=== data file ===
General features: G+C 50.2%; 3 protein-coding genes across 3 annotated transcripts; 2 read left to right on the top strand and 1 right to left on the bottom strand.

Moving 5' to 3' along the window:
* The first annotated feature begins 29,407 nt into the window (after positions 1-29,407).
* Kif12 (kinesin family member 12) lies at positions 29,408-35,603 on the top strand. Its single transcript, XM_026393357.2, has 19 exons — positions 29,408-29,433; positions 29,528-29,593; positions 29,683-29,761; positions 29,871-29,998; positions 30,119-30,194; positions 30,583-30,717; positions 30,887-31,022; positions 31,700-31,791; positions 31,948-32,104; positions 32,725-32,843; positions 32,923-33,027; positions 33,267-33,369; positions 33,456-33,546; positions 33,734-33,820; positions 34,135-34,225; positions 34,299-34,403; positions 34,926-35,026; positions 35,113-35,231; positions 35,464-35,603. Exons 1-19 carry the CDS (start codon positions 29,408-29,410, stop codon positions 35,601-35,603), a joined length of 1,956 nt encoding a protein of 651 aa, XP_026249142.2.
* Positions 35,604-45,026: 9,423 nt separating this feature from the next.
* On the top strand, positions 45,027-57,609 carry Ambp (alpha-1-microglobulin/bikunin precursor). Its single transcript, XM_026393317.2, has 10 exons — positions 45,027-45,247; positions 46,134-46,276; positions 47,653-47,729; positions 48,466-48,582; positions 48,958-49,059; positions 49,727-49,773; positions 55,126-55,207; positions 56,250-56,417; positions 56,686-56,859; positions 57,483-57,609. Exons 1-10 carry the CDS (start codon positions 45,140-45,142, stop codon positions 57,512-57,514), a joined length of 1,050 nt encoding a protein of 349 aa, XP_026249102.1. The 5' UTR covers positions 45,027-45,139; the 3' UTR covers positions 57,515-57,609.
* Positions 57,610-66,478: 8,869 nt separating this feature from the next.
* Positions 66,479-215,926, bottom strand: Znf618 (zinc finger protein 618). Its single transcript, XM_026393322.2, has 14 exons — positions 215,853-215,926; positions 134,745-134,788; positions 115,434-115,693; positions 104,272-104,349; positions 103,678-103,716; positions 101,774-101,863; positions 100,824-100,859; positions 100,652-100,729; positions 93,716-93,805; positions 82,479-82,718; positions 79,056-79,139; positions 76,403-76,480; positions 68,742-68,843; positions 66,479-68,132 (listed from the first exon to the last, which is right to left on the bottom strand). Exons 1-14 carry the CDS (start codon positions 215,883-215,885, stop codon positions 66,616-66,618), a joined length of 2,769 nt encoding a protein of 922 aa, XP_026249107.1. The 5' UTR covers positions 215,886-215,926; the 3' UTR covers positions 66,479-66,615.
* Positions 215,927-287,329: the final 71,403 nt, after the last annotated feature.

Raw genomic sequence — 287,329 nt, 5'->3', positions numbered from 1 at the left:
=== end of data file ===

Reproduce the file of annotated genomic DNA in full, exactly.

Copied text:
General features: G+C 50.2%; 3 protein-coding genes across 3 annotated transcripts; 2 read left to right on the top strand and 1 right to left on the bottom strand.

Moving 5' to 3' along the window:
* The first annotated feature begins 29,407 nt into the window (after positions 1-29,407).
* Kif12 (kinesin family member 12) lies at positions 29,408-35,603 on the top strand. Its single transcript, XM_026393357.2, has 19 exons — positions 29,408-29,433; positions 29,528-29,593; positions 29,683-29,761; positions 29,871-29,998; positions 30,119-30,194; positions 30,583-30,717; positions 30,887-31,022; positions 31,700-31,791; positions 31,948-32,104; positions 32,725-32,843; positions 32,923-33,027; positions 33,267-33,369; positions 33,456-33,546; positions 33,734-33,820; positions 34,135-34,225; positions 34,299-34,403; positions 34,926-35,026; positions 35,113-35,231; positions 35,464-35,603. Exons 1-19 carry the CDS (start codon positions 29,408-29,410, stop codon positions 35,601-35,603), a joined length of 1,956 nt encoding a protein of 651 aa, XP_026249142.2.
* Positions 35,604-45,026: 9,423 nt separating this feature from the next.
* On the top strand, positions 45,027-57,609 carry Ambp (alpha-1-microglobulin/bikunin precursor). Its single transcript, XM_026393317.2, has 10 exons — positions 45,027-45,247; positions 46,134-46,276; positions 47,653-47,729; positions 48,466-48,582; positions 48,958-49,059; positions 49,727-49,773; positions 55,126-55,207; positions 56,250-56,417; positions 56,686-56,859; positions 57,483-57,609. Exons 1-10 carry the CDS (start codon positions 45,140-45,142, stop codon positions 57,512-57,514), a joined length of 1,050 nt encoding a protein of 349 aa, XP_026249102.1. The 5' UTR covers positions 45,027-45,139; the 3' UTR covers positions 57,515-57,609.
* Positions 57,610-66,478: 8,869 nt separating this feature from the next.
* Positions 66,479-215,926, bottom strand: Znf618 (zinc finger protein 618). Its single transcript, XM_026393322.2, has 14 exons — positions 215,853-215,926; positions 134,745-134,788; positions 115,434-115,693; positions 104,272-104,349; positions 103,678-103,716; positions 101,774-101,863; positions 100,824-100,859; positions 100,652-100,729; positions 93,716-93,805; positions 82,479-82,718; positions 79,056-79,139; positions 76,403-76,480; positions 68,742-68,843; positions 66,479-68,132 (listed from the first exon to the last, which is right to left on the bottom strand). Exons 1-14 carry the CDS (start codon positions 215,883-215,885, stop codon positions 66,616-66,618), a joined length of 2,769 nt encoding a protein of 922 aa, XP_026249107.1. The 5' UTR covers positions 215,886-215,926; the 3' UTR covers positions 66,479-66,615.
* Positions 215,927-287,329: the final 71,403 nt, after the last annotated feature.

Raw genomic sequence — 287,329 nt, 5'->3', positions numbered from 1 at the left: